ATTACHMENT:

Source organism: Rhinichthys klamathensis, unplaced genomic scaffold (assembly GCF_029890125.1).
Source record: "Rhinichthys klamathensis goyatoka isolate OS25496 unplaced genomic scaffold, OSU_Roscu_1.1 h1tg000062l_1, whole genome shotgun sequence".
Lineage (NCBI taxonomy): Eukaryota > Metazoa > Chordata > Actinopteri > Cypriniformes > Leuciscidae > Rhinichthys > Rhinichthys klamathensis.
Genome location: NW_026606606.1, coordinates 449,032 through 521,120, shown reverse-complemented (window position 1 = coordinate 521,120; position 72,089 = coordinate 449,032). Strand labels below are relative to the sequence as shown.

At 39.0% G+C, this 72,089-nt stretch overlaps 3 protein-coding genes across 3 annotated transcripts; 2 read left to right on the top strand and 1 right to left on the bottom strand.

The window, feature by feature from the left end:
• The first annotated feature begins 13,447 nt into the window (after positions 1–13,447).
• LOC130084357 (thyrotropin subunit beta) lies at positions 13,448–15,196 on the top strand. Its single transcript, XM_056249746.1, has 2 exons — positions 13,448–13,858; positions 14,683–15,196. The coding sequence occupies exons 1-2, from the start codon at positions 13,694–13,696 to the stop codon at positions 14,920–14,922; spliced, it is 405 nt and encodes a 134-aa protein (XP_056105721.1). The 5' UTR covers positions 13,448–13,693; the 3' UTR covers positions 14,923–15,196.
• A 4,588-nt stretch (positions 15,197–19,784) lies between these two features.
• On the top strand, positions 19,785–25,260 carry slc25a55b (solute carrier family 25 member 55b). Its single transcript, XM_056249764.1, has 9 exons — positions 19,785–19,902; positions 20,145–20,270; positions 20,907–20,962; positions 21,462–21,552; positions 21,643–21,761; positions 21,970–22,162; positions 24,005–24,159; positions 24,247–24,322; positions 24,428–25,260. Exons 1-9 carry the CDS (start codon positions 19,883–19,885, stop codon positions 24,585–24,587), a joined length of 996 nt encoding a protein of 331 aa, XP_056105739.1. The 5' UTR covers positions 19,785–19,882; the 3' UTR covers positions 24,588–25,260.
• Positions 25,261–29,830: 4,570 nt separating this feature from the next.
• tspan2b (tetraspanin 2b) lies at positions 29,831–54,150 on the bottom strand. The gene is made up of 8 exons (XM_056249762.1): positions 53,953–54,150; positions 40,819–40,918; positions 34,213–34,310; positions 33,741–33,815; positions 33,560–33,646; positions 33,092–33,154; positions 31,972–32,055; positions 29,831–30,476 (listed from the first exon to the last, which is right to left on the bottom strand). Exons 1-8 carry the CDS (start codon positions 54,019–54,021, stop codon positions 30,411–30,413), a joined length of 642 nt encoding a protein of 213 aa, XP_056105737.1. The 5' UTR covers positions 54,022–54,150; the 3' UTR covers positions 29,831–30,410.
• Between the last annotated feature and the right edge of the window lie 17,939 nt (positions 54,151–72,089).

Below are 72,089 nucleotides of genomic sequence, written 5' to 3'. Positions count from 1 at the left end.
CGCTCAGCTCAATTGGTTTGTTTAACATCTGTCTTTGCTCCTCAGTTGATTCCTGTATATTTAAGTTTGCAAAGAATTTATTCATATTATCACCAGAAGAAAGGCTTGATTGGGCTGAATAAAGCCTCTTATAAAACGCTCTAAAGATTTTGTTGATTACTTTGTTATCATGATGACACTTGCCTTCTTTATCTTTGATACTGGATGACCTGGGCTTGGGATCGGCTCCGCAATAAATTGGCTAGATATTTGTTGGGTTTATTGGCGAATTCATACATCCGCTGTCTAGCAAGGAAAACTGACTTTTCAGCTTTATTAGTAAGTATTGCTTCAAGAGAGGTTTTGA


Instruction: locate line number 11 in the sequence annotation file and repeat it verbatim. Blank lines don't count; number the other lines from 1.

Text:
• Positions 25,261–29,830: 4,570 nt separating this feature from the next.